Recently, an adviser sent me an email that had an attachment explaining that a named beneficiary was to receive a taxable distribution as a result of the death of the IRA owner. The amount was small — relatively speaking — $38,000. The adviser’s question was:
“Tom, It looks like this company is going to give this guy a 1099-R on the death benefit. Can that be avoided if he transfers the funds to another institution as an inherited IRA (option C) before year end?”
The short answer, which I studiously avoid, is “Yes.”
However, there’s much more going on in the facts and circumstances, which I do want to visit. The beneficiary has a singular opportunity which is now being offered to him, the waiver of the 10% early withdrawal penalty.
A distribution made to a designated beneficiary of an IRA, after the death of the IRA owner, is not subject to the 10% premature withdrawal penalty, regardless of the age of your beneficiary — in this instance, a savings of $3,800.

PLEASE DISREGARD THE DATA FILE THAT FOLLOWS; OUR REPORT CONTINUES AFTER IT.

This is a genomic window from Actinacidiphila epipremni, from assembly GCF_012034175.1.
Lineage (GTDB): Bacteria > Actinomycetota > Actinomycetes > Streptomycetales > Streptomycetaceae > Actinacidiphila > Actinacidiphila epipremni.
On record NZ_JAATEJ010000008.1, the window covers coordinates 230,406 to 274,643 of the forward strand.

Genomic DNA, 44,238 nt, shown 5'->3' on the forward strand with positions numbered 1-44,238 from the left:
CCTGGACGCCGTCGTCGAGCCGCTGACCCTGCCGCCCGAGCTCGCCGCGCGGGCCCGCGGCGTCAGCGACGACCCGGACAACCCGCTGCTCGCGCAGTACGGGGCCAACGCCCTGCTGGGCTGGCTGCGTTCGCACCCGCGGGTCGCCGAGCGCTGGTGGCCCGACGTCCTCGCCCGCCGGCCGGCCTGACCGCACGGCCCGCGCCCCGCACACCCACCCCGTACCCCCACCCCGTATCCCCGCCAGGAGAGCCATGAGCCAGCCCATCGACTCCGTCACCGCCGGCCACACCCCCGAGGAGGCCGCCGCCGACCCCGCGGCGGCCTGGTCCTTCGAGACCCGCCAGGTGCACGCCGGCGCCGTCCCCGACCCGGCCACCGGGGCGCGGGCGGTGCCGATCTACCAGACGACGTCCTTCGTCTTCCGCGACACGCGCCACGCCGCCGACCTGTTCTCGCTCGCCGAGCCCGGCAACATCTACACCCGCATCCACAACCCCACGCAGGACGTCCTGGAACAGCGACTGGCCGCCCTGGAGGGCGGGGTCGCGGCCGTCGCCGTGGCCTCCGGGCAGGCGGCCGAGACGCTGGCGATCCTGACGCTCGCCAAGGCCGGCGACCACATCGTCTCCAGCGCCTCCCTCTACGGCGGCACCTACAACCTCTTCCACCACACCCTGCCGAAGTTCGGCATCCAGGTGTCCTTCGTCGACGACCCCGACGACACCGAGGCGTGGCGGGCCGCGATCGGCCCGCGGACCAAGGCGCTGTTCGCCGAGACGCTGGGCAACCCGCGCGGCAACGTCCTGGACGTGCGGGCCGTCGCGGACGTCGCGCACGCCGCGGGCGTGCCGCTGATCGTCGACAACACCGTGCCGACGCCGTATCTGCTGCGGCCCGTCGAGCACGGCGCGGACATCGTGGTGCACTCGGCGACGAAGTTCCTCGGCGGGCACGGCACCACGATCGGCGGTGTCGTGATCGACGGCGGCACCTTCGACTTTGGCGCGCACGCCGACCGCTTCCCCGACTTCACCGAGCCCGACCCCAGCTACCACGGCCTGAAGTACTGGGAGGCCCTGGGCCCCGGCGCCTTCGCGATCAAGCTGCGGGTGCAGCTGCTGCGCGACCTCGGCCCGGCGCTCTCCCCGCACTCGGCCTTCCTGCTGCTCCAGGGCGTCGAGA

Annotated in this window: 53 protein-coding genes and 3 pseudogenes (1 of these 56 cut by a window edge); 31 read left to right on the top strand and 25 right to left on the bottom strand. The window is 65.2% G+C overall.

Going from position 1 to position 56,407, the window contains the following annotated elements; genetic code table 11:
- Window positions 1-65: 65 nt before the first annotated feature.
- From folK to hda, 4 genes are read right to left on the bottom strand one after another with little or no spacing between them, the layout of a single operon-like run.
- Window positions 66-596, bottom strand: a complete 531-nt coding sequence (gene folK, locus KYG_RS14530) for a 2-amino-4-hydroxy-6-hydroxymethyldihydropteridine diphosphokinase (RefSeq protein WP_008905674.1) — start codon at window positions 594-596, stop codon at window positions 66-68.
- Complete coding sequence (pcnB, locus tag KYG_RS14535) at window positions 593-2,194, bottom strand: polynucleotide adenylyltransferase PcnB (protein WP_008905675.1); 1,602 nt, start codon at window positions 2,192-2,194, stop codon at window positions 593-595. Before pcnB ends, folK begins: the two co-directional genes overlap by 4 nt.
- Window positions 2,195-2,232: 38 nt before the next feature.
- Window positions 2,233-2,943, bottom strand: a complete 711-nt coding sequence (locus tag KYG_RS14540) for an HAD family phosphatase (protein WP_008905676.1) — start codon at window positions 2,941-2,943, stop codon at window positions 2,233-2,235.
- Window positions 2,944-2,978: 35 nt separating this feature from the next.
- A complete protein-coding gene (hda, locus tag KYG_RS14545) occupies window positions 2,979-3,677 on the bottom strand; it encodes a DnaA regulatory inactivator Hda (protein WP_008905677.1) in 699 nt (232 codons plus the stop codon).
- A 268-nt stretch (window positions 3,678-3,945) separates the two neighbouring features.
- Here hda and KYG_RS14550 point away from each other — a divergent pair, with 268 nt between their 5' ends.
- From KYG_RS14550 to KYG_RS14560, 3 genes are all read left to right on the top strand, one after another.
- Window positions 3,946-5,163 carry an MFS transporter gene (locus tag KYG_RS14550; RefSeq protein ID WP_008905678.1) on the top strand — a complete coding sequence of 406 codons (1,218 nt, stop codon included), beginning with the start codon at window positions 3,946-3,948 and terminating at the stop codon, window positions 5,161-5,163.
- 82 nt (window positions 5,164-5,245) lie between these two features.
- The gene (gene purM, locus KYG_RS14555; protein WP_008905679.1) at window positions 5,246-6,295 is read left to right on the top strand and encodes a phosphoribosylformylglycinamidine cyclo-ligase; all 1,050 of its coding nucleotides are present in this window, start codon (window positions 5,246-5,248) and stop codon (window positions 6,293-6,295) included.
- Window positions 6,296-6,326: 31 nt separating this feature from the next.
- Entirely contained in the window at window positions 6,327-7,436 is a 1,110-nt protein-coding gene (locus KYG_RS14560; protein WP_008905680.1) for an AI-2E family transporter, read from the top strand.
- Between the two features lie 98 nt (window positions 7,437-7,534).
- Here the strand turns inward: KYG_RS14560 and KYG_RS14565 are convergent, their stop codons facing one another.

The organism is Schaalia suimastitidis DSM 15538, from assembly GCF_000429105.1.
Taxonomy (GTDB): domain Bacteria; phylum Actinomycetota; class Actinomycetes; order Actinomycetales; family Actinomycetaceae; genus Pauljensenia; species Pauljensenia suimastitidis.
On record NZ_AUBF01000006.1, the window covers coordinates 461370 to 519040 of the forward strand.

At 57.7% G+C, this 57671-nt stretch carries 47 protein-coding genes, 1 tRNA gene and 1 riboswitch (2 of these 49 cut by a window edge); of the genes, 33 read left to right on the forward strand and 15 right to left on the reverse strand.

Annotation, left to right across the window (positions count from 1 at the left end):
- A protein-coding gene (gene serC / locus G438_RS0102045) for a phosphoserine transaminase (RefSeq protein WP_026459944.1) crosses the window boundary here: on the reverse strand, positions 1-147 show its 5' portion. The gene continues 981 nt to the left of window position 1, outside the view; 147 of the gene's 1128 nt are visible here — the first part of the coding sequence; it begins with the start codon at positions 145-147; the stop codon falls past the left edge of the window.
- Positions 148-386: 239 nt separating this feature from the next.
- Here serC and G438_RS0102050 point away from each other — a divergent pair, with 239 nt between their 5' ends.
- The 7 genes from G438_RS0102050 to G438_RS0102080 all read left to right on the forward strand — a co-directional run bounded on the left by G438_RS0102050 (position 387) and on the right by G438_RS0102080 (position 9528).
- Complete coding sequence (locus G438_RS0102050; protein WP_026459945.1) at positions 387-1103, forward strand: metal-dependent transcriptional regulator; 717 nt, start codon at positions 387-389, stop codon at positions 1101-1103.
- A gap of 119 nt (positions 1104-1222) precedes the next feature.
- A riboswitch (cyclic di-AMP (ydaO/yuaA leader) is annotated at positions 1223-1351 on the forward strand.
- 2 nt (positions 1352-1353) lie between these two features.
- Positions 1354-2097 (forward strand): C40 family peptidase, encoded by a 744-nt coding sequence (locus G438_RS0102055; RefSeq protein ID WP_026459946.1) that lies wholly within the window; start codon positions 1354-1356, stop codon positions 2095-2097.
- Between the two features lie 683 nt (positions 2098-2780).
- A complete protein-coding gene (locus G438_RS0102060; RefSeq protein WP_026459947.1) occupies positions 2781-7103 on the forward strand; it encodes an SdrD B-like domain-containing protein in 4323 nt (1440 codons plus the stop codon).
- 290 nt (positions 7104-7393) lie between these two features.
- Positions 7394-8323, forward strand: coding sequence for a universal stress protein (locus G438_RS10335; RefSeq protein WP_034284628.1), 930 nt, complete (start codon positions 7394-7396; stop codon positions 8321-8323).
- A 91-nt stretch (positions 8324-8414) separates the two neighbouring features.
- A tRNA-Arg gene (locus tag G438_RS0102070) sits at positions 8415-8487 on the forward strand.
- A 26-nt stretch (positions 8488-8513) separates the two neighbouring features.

Also, since a qualified transfer is being considered, it may be presumed that the beneficiary does not have a need for the inheritance, and therein lies the opportunity!
The beneficiary may want to consider a qualified disclaimer of the inheritance and allow the proceeds to pass to his children (if the custodian’s beneficiary form allows), perhaps to help with college or other needs. And of course, he could just gift the monies to his child to use for college, but why utilize some of the lifetime gifting allowance.
To recap, the short answer is “Yes” but there is oh so much more which must be considered. You ‘gotta’ love personal financial planning – it is better than Sudoku!